For some mothers, that time in their children’s life, the 24/7 sticking to them like white on rice time, feels oppressive. I’ve read many accounts from mothers I respect very much, that actually couldn’t wait for their babies to grow out of that clinging Can’t go to the bathroom by myself phase. I’ve come to see that it’s not the mark of a “Bad Mother” to not love the early years of child rearing. It just means, that particular part of parenting isn’t their favorite. My dear Martha Beck, a respected life coach and one of my favorite authors admitted openly to looking forward to the day when her children would “get her jokes”….and “challenge her intellectually and not with a tantrum”. She loved her children’s teen years, but admits to popping them in front of the tv quite a bit when they were tiny. Bad mom? I don’t think so. If you’ve ever read her book, “Expecting Adam“…you’d see the beauty in the way she loves and respects the children she has raised.
Me? I’m the Mom that loved the I haven’t showered in 3 days because I can’t put the baby down time.
99.9% of it. The .1% comes from the times when I was sick, barely able to take care of myself, and the panic-filled moment of complete understanding washed over me, that no matter what, the baby comes first.
There is a memory so clear for me, that I doubt I’ll ever forget it, even when I can’t remember my own name and refuse to wear my false teeth. At the time, my Firstborn was only weeks old, and I became violently ill, with what I now know to be gallbladder attacks. If you’ve ever had issues with your gallbladder, then you know the evil I speak of. If I was a smarter and more medically savvy girl, I would have feared that I was having a heart attack. The pain radiated between the shoulder blades in my back around my body to my rib cage and spread out from there in every direction. I had never experienced that kind of pain, and it was beyond frightening. I was alone with my new daughter, who at that point was nursing so much, I can barely remember when she WASN’T, and I remember sitting on the bathroom floor with her, alternately nursing her, and putting her down to scream while I puked my guts out. After an hour, nothing else came out, but it seemed like I was on a timed schedule to heave myself silly for 2 hours, every 7 minutes to be exact.
I’ve never been that ill since, and when my last child was born, and that nasty gall bladder started to rear its ugly head, I recognized it for what it was. And it came out. That is most definitely the only time I wished for my children to be old enough to not need me quite so much.
Back to the child in my arms, the one I had imagined to have undergone trials and tribulations so horrible that he was unable to speak of them.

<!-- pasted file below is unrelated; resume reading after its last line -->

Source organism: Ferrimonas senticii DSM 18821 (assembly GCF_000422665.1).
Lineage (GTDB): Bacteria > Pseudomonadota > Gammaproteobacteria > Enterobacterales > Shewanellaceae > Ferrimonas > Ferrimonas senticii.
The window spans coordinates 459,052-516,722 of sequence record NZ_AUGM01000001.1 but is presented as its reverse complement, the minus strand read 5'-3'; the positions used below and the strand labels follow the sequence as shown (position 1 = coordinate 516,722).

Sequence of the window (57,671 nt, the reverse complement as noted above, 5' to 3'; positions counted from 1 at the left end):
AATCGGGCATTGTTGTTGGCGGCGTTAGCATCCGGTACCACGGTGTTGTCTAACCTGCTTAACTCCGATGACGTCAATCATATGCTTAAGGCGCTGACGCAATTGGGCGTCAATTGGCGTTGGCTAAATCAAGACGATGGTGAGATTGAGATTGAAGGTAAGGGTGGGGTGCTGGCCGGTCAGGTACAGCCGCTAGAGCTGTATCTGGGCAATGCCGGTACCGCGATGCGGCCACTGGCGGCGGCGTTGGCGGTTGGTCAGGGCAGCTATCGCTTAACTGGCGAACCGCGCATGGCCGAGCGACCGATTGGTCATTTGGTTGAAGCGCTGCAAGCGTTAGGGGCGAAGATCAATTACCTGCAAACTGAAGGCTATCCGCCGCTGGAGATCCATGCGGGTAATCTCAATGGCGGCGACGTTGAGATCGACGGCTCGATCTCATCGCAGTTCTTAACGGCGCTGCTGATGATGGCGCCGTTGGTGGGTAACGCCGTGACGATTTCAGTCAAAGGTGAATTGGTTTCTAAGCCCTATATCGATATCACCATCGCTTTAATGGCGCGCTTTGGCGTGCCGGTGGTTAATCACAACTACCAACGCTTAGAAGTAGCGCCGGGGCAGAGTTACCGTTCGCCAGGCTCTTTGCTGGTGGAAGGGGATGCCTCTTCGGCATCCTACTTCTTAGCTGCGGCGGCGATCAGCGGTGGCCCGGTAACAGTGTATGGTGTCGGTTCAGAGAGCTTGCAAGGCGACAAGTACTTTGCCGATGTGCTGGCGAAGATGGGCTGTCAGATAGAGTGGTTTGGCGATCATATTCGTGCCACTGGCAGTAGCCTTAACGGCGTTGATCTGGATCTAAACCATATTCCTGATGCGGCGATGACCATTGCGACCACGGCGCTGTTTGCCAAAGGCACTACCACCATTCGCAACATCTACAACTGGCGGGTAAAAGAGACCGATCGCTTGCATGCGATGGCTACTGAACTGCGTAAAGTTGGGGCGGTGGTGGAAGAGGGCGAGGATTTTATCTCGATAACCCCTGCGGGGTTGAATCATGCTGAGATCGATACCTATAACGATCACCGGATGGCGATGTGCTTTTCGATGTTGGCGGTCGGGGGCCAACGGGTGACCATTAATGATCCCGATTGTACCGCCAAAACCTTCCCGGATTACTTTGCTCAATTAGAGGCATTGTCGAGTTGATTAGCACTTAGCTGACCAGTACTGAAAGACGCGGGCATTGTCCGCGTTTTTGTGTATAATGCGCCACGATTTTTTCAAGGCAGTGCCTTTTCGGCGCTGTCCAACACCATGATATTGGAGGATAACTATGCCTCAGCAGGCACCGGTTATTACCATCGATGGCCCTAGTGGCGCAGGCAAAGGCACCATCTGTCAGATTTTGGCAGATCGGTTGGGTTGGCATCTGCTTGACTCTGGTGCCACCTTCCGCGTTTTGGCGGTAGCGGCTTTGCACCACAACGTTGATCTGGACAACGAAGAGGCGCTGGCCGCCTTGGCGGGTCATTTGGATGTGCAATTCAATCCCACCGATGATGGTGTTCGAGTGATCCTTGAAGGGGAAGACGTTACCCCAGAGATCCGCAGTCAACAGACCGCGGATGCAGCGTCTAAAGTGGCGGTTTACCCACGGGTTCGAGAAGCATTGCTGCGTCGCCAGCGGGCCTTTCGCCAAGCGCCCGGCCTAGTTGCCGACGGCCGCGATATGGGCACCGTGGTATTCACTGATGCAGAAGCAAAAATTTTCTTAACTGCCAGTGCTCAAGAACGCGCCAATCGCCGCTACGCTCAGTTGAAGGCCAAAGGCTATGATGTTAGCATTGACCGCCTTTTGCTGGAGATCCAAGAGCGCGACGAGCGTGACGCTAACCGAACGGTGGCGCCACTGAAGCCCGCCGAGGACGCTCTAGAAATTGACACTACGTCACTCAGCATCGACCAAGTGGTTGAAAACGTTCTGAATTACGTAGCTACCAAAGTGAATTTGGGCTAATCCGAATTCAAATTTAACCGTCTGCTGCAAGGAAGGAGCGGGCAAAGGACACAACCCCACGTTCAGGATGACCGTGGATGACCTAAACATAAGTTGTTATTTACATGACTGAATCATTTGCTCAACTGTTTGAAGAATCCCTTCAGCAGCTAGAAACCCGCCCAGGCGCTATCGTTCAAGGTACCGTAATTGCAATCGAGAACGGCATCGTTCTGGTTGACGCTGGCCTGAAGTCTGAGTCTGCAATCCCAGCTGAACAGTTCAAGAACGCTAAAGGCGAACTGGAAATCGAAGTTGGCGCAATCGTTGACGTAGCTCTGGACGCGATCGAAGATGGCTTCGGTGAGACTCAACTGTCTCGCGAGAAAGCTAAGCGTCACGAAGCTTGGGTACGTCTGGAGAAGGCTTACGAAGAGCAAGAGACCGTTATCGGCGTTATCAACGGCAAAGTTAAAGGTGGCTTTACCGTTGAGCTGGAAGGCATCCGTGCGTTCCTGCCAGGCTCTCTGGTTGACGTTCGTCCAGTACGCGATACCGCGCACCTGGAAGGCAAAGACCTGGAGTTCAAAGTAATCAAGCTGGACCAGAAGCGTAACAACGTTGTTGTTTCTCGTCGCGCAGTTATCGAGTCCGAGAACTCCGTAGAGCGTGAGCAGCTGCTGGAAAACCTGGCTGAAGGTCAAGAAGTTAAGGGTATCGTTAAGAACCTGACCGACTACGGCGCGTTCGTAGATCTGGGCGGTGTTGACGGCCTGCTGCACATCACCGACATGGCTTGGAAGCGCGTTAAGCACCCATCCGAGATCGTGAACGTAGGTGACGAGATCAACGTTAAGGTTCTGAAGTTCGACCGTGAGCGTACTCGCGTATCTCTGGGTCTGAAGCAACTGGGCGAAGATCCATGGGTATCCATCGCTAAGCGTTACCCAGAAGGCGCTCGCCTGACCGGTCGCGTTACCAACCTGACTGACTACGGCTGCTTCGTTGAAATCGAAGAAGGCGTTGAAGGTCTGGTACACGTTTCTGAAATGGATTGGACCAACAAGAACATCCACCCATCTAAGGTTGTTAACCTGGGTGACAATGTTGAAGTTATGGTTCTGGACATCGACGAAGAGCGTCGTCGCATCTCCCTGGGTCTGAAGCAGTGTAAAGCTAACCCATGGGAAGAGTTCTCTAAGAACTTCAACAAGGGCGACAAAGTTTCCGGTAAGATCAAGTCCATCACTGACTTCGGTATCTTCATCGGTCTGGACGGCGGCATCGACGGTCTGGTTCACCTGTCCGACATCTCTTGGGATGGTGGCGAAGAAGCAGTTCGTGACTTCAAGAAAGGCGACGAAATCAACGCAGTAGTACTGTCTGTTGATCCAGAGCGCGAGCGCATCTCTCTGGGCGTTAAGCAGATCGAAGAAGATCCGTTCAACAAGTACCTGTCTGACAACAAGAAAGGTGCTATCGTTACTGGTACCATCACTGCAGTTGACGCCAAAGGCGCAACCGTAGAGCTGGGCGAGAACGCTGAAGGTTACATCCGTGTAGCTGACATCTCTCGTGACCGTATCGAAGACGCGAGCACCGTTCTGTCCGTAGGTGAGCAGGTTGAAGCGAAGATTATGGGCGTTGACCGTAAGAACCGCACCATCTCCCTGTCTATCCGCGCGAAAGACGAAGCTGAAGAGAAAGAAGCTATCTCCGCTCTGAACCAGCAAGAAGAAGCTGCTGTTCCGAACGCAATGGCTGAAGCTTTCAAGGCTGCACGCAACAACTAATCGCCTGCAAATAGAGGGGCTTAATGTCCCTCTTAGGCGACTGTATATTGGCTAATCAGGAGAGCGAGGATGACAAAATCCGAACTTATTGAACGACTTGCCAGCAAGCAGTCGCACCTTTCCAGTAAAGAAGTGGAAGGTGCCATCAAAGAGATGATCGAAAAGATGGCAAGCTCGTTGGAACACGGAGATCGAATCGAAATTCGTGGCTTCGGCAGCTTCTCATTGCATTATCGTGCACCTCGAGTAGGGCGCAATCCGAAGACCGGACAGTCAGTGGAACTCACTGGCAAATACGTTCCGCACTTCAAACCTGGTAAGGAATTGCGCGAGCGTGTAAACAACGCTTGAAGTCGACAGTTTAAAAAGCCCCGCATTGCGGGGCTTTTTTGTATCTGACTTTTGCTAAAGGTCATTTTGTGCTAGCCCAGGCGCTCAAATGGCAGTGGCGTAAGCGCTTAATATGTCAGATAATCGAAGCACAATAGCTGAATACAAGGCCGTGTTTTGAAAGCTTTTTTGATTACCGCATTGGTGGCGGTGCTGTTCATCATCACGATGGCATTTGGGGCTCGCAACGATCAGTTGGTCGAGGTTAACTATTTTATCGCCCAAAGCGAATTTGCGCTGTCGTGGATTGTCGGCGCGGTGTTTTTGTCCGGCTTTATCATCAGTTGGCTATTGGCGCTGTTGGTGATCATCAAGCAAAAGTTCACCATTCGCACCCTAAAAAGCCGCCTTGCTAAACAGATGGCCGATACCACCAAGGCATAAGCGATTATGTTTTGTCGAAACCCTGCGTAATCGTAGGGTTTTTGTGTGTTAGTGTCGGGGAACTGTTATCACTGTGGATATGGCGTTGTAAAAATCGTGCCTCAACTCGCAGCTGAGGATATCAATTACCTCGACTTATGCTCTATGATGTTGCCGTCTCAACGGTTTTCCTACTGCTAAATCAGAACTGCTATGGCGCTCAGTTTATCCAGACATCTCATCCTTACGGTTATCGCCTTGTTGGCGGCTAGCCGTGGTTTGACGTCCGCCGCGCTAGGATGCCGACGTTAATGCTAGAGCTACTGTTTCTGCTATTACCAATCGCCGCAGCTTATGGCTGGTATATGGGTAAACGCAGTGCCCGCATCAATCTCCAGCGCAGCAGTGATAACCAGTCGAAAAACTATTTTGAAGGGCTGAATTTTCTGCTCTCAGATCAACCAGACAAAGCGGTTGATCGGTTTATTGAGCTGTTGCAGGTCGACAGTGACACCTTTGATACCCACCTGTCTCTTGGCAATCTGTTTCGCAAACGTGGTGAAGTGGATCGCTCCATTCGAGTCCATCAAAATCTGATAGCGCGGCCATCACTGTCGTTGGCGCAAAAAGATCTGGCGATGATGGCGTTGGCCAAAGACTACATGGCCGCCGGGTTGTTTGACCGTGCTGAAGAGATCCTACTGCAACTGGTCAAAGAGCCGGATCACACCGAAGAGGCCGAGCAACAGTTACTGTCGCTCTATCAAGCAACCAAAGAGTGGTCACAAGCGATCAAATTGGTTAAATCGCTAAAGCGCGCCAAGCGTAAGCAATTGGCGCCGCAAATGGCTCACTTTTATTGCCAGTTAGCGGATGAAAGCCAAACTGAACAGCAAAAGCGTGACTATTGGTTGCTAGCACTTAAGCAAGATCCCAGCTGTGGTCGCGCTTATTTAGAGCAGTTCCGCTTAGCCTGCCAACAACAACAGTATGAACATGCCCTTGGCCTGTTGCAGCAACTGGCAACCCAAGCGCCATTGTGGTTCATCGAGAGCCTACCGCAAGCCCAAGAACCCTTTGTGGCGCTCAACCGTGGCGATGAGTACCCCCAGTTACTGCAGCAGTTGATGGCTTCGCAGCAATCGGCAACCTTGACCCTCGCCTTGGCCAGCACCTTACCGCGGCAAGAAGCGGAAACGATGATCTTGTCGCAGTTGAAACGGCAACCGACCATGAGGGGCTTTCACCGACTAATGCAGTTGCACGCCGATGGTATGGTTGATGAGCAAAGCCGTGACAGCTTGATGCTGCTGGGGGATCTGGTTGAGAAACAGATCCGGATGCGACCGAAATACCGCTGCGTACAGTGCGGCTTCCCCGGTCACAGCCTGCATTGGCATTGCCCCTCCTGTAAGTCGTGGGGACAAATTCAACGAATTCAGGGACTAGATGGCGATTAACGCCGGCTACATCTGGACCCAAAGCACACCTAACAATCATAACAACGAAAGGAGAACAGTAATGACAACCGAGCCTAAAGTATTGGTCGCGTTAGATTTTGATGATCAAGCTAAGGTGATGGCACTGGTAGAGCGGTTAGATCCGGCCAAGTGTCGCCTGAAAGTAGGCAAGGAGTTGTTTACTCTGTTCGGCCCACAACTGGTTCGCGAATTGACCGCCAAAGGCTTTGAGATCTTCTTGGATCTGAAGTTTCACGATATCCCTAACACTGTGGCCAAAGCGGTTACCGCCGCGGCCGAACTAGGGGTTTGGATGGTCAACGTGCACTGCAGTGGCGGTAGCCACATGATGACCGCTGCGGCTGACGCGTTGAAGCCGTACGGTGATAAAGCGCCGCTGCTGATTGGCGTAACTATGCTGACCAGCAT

“Are you ready to tell me what’s made you so sad today, sweetheart?”
(a small nod into my chest)
“I’m not funny“.
“Ya. I’m not funny. Poindexter* said so.”
“Oh. Were you trying to be funny?”
“Yep. And everyone always laughs Mom. I can make people laugh. Did you know that?”
“So you were being silly, making your friends laugh, and Poindexter* told you that you weren’t funny?”
“And that’s what has you sad?”
“Is it possible that you were trying to be funny when you were supposed to be listening? To your teacher?”
“And is it possible that Poindexter* didn’t want to get in trouble?”
(eyebrows go up) “He NEVER gets in trouble Mom. NEVER.”
“He laughs at me at recess. Cuz you can laugh at recess.”
“Is it your job to make people laugh?”
I’m laughing now…and so is he. We talk about appropriate times to be silly, and agree that he is probably responsible for 97% of the smiles and laughter that take place among his Kindergarten friends. Littlest comes to the conclusion that Poindexter* may have a point about his timing, but walks away pulling one of the strangest faces I’ve ever seen him make.
“What ARE you doing darlin’?”
“Just practicing my funny faces Mom. I need some new stuff!”
And I can see that during the time he is gone from me, he is building himself; cutting out his niche’ in society, and learning about what works, and what doesn’t. And it’s good to be witnessing all of this from the front row, sometimes coaching, other times biting my tongue. I read once, that it takes courage to let your child be who they are.
I’m raising the next Jerry Seinfeld.
Not that there’s anything wrong with that.
*name changed to protect the innocent child who told my child that he wasn’t funny.